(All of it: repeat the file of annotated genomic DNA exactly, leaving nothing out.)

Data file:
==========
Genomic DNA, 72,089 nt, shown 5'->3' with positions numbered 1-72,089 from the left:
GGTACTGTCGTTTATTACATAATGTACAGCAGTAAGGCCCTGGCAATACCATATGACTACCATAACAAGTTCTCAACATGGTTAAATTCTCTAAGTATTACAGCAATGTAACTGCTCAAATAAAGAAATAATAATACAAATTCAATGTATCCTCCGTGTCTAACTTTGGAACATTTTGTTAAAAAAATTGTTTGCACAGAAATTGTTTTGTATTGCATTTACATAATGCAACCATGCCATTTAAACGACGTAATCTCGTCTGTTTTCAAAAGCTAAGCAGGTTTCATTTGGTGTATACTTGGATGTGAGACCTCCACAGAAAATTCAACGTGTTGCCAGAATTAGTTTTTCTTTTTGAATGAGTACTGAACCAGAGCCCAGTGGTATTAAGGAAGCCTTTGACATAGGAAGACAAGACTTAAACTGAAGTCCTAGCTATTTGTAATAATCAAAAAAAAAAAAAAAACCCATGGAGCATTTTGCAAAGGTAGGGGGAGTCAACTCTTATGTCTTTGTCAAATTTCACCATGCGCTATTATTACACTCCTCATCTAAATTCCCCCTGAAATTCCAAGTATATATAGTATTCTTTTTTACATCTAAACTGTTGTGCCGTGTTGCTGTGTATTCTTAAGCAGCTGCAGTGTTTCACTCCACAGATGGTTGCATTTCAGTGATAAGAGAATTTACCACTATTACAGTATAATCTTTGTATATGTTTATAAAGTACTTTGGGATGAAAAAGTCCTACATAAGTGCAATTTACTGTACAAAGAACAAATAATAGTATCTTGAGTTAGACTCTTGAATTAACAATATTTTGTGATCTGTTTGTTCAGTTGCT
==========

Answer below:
Genomic DNA, 72,089 nt, shown 5'->3' with positions numbered 1-72,089 from the left:
GGTACTGTCGTTTATTACATAATGTACAGCAGTAAGGCCCTGGCAATACCATATGACTACCATAACAAGTTCTCAACATGGTTAAATTCTCTAAGTATTACAGCAATGTAACTGCTCAAATAAAGAAATAATAATACAAATTCAATGTATCCTCCGTGTCTAACTTTGGAACATTTTGTTAAAAAAATTGTTTGCACAGAAATTGTTTTGTATTGCATTTACATAATGCAACCATGCCATTTAAACGACGTAATCTCGTCTGTTTTCAAAAGCTAAGCAGGTTTCATTTGGTGTATACTTGGATGTGAGACCTCCACAGAAAATTCAACGTGTTGCCAGAATTAGTTTTTCTTTTTGAATGAGTACTGAACCAGAGCCCAGTGGTATTAAGGAAGCCTTTGACATAGGAAGACAAGACTTAAACTGAAGTCCTAGCTATTTGTAATAATCAAAAAAAAAAAAAAAACCCATGGAGCATTTTGCAAAGGTAGGGGGAGTCAACTCTTATGTCTTTGTCAAATTTCACCATGCGCTATTATTACACTCCTCATCTAAATTCCCCCTGAAATTCCAAGTATATATAGTATTCTTTTTTACATCTAAACTGTTGTGCCGTGTTGCTGTGTATTCTTAAGCAGCTGCAGTGTTTCACTCCACAGATGGTTGCATTTCAGTGATAAGAGAATTTACCACTATTACAGTATAATCTTTGTATATGTTTATAAAGTACTTTGGGATGAAAAAGTCCTACATAAGTGCAATTTACTGTACAAAGAACAAATAATAGTATCTTGAGTTAGACTCTTGAATTAACAATATTTTGTGATCTGTTTGTTCAGTTGCT